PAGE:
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ASHI Maintains Highest Standards in Home Inspection Industry

Ethical Changes In Other Organizations Raise Consumer Protection Concerns

Contact:

Sheena Quinn
Public Communications, Inc.
squinn@pcipr.com
312-558-1770

Des Plaines, Ill. - Recent changes to ethical requirements of certain home inspector organizations around the country have raised serious concerns about participating inspectors being able to provide an unbiased service to consumers. According to the American Society of Home Inspectors (ASHI), both consumers and real estate professionals are cautioned to seek out home inspectors that follow the highest standards and ethics in the profession, just as it requires for its own membership.

One of the ethical changes will allow home inspectors belonging to the affected inspection associations to perform repairs for the buyer/seller on items found during the inspection. They will also be allowed to offer sales of products following the inspection and conduct any other type of business associated with the transaction, as long as it is disclosed to the buyer. These are activities that are generally considered a clear conflict of interest, claims Richard Matzen, President of ASHI.

"Throughout our history, we have always restricted our members from performing repairs or other value-added services on the buildings that they inspect, and members are required to sign a written contract stating their intentions to follow this restriction," adds Matzen, whose organization has developed the Standards of Practice and Code of Ethics that have become a benchmark in the home inspection profession.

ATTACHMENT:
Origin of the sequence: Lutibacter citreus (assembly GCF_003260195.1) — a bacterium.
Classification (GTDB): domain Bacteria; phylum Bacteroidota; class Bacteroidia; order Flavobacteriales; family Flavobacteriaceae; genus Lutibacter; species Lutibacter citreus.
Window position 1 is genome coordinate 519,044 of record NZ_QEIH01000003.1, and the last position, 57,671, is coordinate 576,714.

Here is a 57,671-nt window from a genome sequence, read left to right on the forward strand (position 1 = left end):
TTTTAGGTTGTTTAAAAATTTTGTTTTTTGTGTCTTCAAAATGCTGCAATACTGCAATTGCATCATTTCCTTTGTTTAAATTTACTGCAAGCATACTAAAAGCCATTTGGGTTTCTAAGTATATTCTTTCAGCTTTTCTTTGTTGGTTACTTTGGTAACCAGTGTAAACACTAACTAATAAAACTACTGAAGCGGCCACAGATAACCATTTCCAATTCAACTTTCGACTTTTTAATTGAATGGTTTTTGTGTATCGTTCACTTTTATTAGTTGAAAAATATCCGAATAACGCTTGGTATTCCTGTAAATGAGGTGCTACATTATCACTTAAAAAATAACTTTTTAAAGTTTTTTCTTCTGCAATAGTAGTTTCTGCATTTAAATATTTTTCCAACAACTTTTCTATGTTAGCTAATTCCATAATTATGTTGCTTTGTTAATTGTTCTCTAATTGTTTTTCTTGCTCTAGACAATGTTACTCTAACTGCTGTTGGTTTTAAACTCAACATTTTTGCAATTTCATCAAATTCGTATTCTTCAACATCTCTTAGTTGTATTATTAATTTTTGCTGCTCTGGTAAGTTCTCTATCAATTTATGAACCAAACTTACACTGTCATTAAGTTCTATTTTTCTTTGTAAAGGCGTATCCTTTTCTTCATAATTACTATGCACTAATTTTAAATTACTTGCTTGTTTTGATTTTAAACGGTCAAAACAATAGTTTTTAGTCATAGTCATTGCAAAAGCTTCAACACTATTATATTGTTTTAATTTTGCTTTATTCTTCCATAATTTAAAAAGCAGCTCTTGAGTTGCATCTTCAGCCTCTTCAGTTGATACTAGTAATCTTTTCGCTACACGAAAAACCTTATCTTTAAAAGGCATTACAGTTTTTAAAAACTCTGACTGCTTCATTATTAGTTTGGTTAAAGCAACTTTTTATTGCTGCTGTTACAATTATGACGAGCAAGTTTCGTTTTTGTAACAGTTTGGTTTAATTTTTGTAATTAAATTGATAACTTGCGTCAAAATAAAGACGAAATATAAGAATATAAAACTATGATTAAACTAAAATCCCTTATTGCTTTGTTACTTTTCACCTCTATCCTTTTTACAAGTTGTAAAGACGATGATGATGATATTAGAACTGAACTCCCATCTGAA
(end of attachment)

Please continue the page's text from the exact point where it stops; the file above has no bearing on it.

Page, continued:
"What these other organizations are doing is potentially harmful for homebuyers and sellers. This is a vital element to consumer protection in the home inspection process."

Matzen says that by allowing home inspectors to perform additional services on the properties they have inspected, even with disclosure to the client, the homebuyer or seller has no way of knowing whether or not the inspectors' findings are being influenced by the hope of obtaining additional work or financial gain. If clients have reason to question the motives of home inspectors, there is little value to the service.

Creating High Standards

In order to locate a home inspector that follows the strongest ethical and professional standards, Matzen advises consumers to look for ASHI membership, check for references and interview at least three inspectors before settling on one. To obtain a list of professional ASHI home inspectors in a particular community, as well as a listing of ASHI's Standards of Practice and Code of Ethics, visit the ASHI Web site at www.ashi.org.

"It is essential that consumers do their homework before hiring a home inspector, even if a consumer lives in a state where home inspectors are regulated," says Matzen. "In some states, regulation is a misnomer, since the so-called 'regulation' is as much a registration process as anything. This is why it is important to ensure the home inspector has significant experience, has completed testing requirements, such as the National Home Inspector Examination, and adheres to a strong standards of practice and code of ethics."

For More Information

Formed in 1976, the American Society of Home Inspectors (ASHI) is the oldest and most respected professional organization of home inspectors in North America. Its mission is to promote excellence and exemplary practice within the profession. ASHI's Standards of Practice and Code of Ethics are the recognized guidelines for the home inspection profession. For more information on the American Society of Home Inspectors, contact the association at 932 Lee Street, Suite 101, Des Plaines, IL 60016. Phone: 800-743-2744. Or visit the ASHI Web site at www.ashi.org.


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